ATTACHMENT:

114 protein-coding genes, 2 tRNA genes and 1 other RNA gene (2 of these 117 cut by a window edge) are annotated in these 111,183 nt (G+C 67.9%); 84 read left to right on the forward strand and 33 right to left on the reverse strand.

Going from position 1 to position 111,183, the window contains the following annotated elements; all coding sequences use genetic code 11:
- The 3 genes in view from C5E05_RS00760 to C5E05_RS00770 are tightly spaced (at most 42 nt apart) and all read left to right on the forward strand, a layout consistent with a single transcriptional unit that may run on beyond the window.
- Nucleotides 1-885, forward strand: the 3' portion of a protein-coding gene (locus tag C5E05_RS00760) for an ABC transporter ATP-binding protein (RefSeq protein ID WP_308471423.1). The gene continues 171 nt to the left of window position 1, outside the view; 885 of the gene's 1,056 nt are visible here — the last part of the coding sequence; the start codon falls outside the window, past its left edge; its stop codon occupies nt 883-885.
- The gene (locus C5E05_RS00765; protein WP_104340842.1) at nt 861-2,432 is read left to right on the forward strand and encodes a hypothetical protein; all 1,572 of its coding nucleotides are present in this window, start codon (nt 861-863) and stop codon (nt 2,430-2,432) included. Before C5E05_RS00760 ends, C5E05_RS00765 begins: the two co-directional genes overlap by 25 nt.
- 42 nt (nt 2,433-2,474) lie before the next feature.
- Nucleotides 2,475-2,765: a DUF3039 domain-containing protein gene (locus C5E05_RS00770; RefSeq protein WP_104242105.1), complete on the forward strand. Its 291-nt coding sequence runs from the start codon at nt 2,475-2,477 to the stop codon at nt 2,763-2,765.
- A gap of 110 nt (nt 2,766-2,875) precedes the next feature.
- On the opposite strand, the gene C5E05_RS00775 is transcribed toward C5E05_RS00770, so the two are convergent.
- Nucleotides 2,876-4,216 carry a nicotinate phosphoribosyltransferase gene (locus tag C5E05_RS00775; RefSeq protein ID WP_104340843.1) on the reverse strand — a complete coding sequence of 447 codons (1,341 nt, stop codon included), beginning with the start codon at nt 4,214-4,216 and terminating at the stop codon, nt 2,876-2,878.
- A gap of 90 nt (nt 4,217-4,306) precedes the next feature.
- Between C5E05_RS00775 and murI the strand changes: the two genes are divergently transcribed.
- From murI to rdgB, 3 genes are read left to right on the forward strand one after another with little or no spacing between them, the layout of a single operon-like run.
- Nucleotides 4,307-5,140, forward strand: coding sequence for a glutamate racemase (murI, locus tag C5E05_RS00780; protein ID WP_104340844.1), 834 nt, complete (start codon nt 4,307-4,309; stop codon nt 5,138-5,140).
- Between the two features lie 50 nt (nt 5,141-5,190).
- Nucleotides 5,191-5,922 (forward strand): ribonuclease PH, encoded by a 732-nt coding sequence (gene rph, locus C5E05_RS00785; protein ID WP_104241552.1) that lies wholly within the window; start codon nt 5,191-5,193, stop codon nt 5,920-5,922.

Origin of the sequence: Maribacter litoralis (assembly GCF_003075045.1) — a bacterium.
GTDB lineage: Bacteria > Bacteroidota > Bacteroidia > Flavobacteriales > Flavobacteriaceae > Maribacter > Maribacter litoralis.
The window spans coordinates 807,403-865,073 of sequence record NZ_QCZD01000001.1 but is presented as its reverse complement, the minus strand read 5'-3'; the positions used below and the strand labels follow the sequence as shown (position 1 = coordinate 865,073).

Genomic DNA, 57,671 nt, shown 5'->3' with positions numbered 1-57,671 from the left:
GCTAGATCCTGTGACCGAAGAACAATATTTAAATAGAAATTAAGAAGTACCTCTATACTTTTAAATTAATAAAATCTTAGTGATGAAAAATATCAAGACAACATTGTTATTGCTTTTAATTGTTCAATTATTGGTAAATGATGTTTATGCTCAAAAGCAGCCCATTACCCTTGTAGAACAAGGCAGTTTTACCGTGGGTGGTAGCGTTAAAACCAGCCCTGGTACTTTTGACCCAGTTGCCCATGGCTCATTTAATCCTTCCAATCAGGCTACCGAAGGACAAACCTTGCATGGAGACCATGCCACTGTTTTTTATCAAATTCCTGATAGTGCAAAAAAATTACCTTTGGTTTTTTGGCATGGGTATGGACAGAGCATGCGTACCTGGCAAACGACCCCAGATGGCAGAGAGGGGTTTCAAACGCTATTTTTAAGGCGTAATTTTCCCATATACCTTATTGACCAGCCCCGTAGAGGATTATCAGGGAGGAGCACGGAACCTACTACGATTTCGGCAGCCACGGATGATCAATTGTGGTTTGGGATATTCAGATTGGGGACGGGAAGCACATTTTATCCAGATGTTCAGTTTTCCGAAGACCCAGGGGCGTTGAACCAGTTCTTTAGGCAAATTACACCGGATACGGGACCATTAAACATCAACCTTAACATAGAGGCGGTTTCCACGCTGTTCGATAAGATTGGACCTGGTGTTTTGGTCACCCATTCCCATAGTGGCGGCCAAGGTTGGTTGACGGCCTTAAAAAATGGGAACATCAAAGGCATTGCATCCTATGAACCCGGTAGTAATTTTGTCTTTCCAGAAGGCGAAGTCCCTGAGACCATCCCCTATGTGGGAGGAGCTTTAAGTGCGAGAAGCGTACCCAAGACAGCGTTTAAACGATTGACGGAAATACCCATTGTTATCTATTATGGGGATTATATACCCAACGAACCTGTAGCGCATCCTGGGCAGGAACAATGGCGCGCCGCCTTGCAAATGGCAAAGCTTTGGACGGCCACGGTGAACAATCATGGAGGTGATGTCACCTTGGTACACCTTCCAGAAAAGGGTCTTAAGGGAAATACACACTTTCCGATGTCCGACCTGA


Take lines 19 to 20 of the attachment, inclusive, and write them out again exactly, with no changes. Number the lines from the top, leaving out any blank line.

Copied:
The window spans coordinates 807,403-865,073 of sequence record NZ_QCZD01000001.1 but is presented as its reverse complement, the minus strand read 5'-3'; the positions used below and the strand labels follow the sequence as shown (position 1 = coordinate 865,073).

Genomic DNA, 57,671 nt, shown 5'->3' with positions numbered 1-57,671 from the left: